When I lived in Fairfield, Iowa from 2006-2008, I had two options of veterinarians to bring my cat Simon to, and I chose the holistic one, only partly because he was closer to where I lived. Simon had had a lot of trouble with bladder crystals living in the Twin Cities, and I knew it was from the processed food, and I wanted some help choosing something less processed.
Dr. Bill Pollack is a character. He's lived in Fairfield long enough to raise two kids to adulthood, but he still has a strong New York accent (Brooklyn?) and the no-bullshit attitude to go with it. Try to pussyfoot around him with Midwestern tact, and he will cut straight to the point. On Simon's first visit, he told me in no uncertain terms that I would be doing Simon a grave disservice if I didn't allow him to go outside (which I had never allowed in the Twin Cities) and feed him a diet of raw meat.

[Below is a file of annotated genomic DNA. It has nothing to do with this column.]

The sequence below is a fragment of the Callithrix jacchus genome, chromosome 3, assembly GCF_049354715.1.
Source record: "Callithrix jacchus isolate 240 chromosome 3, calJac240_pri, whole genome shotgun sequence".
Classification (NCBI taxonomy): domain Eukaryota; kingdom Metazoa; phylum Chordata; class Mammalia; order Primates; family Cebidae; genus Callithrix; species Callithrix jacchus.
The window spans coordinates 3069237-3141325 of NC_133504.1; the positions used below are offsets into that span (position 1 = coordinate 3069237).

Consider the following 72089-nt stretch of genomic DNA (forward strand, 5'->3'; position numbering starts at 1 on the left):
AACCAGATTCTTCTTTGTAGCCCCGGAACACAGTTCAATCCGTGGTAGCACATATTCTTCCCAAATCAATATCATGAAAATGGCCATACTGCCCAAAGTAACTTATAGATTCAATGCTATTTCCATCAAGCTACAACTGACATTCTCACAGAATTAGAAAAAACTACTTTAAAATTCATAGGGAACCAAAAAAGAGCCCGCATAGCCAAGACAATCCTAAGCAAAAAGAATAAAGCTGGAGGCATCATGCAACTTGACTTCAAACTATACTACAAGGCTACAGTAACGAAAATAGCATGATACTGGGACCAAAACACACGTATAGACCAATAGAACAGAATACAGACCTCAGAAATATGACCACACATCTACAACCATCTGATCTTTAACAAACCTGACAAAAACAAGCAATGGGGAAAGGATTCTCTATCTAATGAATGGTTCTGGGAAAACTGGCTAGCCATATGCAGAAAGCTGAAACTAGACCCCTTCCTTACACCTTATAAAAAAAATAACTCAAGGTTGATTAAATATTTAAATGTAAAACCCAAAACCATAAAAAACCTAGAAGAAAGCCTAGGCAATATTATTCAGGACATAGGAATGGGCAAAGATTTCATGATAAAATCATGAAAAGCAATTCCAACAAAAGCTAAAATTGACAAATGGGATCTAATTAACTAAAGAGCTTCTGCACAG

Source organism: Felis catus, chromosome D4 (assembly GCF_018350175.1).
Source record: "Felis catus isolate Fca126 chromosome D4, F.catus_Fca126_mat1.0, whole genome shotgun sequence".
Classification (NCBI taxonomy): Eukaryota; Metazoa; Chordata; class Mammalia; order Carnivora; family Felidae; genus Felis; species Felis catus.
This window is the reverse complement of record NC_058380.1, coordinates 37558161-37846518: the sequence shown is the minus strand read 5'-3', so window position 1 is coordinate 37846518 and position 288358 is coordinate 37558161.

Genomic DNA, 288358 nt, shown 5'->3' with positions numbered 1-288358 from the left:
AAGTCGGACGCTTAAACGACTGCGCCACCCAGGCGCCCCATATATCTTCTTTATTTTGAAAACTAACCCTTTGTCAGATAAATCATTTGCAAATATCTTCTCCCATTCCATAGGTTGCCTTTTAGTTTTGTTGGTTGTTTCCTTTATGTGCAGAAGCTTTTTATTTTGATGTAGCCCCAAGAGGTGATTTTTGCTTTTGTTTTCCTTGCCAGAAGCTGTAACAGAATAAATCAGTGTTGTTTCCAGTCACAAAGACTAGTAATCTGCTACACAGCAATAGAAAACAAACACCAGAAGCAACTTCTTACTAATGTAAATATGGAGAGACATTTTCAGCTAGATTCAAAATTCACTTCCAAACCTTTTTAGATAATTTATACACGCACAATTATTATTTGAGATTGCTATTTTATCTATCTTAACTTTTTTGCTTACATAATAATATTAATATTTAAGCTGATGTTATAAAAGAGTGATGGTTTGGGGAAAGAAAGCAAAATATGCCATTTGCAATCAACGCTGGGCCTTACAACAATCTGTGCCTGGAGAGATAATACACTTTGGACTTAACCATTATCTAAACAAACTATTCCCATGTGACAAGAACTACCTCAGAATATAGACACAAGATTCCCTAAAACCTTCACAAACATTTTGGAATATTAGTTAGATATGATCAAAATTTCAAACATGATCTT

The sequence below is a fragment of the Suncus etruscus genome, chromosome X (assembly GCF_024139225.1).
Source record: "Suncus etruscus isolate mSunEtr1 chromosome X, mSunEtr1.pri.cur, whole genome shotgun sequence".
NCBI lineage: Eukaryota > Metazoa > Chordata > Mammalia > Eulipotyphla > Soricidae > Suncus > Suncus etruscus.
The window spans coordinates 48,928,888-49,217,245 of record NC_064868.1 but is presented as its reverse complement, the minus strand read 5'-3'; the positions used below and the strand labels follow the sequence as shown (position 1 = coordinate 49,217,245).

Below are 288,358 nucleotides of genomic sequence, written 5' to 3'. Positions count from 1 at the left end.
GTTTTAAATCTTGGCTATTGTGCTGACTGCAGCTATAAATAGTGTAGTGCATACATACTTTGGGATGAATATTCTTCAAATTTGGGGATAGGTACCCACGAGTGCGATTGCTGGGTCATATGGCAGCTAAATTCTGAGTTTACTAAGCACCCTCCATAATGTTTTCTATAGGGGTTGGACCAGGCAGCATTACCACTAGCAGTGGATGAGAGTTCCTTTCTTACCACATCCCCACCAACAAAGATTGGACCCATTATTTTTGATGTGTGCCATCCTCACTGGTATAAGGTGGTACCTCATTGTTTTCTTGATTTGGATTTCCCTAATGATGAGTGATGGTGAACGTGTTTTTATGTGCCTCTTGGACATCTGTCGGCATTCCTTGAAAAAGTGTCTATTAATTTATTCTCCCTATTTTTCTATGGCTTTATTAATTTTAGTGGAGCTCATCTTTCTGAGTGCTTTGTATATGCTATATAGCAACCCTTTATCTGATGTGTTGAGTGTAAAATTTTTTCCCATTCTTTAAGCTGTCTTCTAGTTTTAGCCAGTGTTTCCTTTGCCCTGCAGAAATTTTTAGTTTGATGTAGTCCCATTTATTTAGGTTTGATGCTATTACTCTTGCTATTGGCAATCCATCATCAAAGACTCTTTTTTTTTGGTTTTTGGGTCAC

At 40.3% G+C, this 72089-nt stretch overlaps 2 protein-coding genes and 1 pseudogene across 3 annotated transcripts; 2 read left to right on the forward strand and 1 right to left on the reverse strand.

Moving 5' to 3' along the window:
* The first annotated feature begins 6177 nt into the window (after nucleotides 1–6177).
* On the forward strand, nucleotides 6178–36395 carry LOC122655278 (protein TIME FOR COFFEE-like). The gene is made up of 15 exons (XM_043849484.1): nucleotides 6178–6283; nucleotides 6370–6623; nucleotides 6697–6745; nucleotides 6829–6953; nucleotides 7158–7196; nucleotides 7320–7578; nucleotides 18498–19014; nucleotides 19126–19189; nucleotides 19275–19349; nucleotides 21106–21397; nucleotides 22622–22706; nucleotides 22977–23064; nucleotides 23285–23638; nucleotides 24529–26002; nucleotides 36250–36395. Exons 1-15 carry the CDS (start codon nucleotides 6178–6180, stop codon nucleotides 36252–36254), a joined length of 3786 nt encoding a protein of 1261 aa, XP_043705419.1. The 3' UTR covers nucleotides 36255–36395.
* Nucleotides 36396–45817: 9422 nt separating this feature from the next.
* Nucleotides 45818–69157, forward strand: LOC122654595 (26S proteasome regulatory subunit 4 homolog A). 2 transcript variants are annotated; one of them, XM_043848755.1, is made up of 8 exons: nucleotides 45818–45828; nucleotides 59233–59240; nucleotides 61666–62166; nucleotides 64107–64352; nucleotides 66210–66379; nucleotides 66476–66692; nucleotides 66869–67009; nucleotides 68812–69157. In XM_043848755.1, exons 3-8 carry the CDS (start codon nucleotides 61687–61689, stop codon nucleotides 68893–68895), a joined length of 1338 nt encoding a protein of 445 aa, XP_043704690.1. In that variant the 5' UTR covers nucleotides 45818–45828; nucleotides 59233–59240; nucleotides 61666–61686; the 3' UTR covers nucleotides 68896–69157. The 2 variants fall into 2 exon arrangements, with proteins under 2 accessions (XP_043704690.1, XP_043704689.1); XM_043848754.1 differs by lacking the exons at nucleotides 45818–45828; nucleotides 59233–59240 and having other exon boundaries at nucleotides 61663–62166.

Specifically, Dr. Pollack recommended bulk ground turkey, which could be obtained from the larger grocery store's meat counter in 1-pound tubes, frozen by the dozen in boxes. Bought by the box this way, the turkey was cheaper than canned cat food and smelled much, much less offensive. A single tube would last Simon about six days. I was also supposed to feed him organ meat, but I didn't have a lot of luck with this.
I should have taken a photo of the tubes of meat, because they said, "GROUND TURKEY with flavor not found in ordinary ground turkey." There was no indication of what caused the mysterious extra flavor, and I never worked up the nerve to try it myself, but Simon loved it. He was happier and healthier on that diet than he had been before or has been since.
When Simon and I moved to Emporia, Kansas to live with Jessie and her cat Warren, I went looking for bulk ground turkey and couldn't find anything but Tyson's Honeysuckle White brand, which is not cheap, and Simon turned up his nose at it. Apparently without the extra flavor it just wasn't worth eating! So he's been on Science Diet ever since.
I was thinking of this today because I gave Simon the schmalz left over from cooking some ground turkey, and he loved it. The turkey had been cooked with "poultry seasoning." Maybe that's the mystery flavor?